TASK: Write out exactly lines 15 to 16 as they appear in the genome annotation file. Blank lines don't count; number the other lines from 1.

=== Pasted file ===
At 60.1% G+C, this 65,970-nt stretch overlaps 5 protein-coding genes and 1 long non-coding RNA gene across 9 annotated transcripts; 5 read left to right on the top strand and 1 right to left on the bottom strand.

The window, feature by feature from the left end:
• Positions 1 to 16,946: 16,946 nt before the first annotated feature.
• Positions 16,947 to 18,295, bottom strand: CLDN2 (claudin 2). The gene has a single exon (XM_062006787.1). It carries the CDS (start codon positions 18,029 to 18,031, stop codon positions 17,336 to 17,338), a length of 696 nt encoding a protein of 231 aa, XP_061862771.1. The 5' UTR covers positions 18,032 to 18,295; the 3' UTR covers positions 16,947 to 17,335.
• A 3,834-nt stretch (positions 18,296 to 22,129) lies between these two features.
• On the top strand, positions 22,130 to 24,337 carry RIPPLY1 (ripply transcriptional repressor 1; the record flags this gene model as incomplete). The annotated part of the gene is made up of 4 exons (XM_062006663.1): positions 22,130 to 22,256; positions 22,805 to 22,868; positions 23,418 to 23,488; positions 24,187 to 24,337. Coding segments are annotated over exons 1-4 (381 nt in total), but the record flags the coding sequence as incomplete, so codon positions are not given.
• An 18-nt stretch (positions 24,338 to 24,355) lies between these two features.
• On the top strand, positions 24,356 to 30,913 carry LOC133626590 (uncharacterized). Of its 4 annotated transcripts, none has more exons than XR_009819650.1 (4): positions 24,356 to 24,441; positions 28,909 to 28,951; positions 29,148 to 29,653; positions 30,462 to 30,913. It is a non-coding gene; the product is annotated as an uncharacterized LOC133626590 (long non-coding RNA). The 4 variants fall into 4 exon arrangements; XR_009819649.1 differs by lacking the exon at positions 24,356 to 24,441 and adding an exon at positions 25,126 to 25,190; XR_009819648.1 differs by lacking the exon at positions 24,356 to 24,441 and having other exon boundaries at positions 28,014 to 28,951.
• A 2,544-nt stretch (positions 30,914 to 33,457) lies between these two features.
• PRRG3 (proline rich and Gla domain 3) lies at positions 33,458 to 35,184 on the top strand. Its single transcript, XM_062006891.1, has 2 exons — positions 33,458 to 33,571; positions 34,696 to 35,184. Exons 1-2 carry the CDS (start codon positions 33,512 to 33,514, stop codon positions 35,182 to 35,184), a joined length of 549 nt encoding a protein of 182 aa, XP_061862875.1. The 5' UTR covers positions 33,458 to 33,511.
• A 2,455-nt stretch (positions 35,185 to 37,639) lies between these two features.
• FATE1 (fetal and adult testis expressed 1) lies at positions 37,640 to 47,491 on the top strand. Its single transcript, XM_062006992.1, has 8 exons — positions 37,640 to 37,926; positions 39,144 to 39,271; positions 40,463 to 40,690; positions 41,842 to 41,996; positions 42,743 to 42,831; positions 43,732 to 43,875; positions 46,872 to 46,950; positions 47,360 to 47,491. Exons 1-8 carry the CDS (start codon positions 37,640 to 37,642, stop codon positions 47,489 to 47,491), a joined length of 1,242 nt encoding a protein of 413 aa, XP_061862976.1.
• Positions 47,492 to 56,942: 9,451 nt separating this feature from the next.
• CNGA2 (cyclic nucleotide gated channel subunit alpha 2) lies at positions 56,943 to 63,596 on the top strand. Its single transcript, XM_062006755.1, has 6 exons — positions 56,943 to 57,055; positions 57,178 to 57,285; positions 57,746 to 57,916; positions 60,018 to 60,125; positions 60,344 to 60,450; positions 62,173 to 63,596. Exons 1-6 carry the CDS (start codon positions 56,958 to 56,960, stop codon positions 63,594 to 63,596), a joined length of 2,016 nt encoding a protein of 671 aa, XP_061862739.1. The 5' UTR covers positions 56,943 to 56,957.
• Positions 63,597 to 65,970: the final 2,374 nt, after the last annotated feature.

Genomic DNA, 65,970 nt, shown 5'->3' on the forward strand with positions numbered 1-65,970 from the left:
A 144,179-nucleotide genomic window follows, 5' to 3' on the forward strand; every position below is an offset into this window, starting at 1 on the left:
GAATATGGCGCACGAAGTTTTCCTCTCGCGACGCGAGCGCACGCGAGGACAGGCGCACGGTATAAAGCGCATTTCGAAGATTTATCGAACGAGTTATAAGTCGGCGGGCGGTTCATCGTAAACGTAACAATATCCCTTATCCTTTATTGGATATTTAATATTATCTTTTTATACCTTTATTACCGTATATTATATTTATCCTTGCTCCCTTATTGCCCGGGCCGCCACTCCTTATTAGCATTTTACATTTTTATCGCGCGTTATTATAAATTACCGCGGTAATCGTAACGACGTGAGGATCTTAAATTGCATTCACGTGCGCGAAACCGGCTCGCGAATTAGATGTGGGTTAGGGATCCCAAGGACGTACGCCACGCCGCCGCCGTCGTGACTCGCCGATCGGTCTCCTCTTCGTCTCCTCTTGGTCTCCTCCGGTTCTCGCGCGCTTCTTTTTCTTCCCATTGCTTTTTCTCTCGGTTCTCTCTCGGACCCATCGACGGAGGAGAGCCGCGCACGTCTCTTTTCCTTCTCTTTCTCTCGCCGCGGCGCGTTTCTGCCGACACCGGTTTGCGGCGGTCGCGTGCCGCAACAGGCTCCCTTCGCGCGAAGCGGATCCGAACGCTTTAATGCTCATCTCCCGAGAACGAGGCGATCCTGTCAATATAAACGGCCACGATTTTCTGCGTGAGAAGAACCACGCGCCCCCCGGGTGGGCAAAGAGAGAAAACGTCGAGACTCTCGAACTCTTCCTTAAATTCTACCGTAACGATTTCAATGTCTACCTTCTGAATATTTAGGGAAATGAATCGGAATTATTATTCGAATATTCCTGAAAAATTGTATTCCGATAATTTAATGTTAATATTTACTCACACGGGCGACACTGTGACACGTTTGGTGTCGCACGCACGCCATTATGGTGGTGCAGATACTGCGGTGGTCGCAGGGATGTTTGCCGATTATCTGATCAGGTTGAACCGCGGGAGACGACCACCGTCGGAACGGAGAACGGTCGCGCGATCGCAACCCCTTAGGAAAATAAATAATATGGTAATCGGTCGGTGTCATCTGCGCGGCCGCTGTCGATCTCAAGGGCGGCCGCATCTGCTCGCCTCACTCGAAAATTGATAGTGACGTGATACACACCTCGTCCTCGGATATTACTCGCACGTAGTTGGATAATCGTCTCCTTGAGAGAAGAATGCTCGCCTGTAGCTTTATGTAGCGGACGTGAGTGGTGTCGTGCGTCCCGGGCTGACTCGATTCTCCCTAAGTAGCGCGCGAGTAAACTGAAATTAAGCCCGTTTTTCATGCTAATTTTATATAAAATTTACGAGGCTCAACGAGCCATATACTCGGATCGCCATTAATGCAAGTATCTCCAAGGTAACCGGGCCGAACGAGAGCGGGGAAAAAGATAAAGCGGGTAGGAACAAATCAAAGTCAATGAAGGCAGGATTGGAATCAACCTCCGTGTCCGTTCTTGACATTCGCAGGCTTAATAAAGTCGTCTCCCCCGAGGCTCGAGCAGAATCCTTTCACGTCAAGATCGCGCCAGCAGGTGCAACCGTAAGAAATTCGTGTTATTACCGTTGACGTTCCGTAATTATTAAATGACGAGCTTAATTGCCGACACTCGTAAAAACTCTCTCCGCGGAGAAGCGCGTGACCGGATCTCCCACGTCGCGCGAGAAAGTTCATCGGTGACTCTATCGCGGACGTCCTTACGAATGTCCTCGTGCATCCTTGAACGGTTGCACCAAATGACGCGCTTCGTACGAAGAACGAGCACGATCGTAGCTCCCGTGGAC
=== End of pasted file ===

• Positions 63,597 to 65,970: the final 2,374 nt, after the last annotated feature.

Genomic DNA, 65,970 nt, shown 5'->3' on the forward strand with positions numbered 1-65,970 from the left: